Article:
And then when he retired, he kept doing photography as a hobby, still learning. Learning how to work best with that new camera, learning new tips and tricks in photoshop. He enjoys it a lot.
After his retirement, he also started drawing. He now carries a sketchbook with him more often than a camera (“the camera is on my phone now”, he says).
The other day he told me he discovers so many things when he draws. He sees details in architecture, understands shapes and colors, and learns with each drawing, while he is having so much fun! He fills sketchbook after sketchbook. Sometimes he needs a prompt or an idea, sometimes he just draws whatever is in front of him, or he goes outside and draws in the street.
It doesn’t really matter what he draws, as long as he keeps going.
Yeah, my dad is an artist.
My mother-in-law, Esther, is an artist. She does not consider herself as one though. Every time I tell her I love her art and that she is a really accomplished artist, she giggles and waves it away. She makes the most beautiful layered collage paintings, she paints on large canvases with oil or acrylic paint, and combines pastels, and really any art material she can get her hands on. She also has a very accomplished taste and style when it comes to choosing color palettes for her art. She takes photos when she’s on vacation and uses the little thumbnails on her digital camera for inspiration to paint. Or she’ll paint from imagination and she comes up with the most beautiful stories when you ask about her paintings.
The art shown here was based on a ballet performance she’d seen, for example (the photo doesn’t do it justice, sorry!).
Many years ago she joined a group of painters who meet weekly to paint together and follow workshops, and they have even been going on holiday to paint together every year.
Um… not an artist??
She’s always learning, experimenting and exploring. And she gets SO much joy out of it. It’s really inspiring and wonderful.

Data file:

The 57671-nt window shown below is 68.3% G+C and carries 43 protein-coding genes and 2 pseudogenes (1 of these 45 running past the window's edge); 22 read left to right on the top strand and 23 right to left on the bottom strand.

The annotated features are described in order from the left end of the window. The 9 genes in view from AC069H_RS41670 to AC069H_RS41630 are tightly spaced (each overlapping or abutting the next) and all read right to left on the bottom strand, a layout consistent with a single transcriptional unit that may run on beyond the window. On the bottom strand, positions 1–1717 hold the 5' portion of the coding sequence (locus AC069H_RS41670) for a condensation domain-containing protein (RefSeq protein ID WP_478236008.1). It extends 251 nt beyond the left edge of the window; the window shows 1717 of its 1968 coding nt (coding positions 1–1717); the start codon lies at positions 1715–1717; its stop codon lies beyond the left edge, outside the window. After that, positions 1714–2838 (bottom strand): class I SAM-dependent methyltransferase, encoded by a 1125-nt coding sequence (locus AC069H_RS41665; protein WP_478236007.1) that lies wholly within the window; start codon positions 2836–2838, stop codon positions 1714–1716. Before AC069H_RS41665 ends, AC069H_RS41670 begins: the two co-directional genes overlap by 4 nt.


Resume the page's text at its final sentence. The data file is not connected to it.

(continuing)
Yeah, Esther is an artist. Just a very modest one.
Neither I, Frans, or Esther have a formal art degree or even art education. (Technically, I went to art school, but that was for photography and I never finished it!). We are exploring, discovering, curious, and teaching ourselves by learning from others and from experience.
So does that mean we are officially not artists? I actually know a lot of people who do have an art degree but now have a desk job somewhere that doesn’t even have anything to do with art… so what does that mean?
I also wonder: does it matter to put a label on it? Is the label the thing that qualifies you, or allows you to consider yourself an artist?
No, it’s our inner critic that holds us back.
We need to give ourselves permission. To make time for art. To make art. To do what makes you happy.
And I guess we need to be reminded regularly about it, because we tend to forget!
Hi I'm Koosje. I'm an illustrator and art teacher in Amsterdam, where I was born and raised. I went to school to study graphic design, then worked for ten years as an award-winning professional photographer. But eventually my love of drawing and painting took over and I became an illustrator. My illustrations have been published in many Dutch magazines and in 2011, I began blogging and started developing and teaching online art classes. In 2014 I founded Sketchbook Skool, which is a flourishing community of artists from around the world of all skill levels. View all posts by Koosje Koene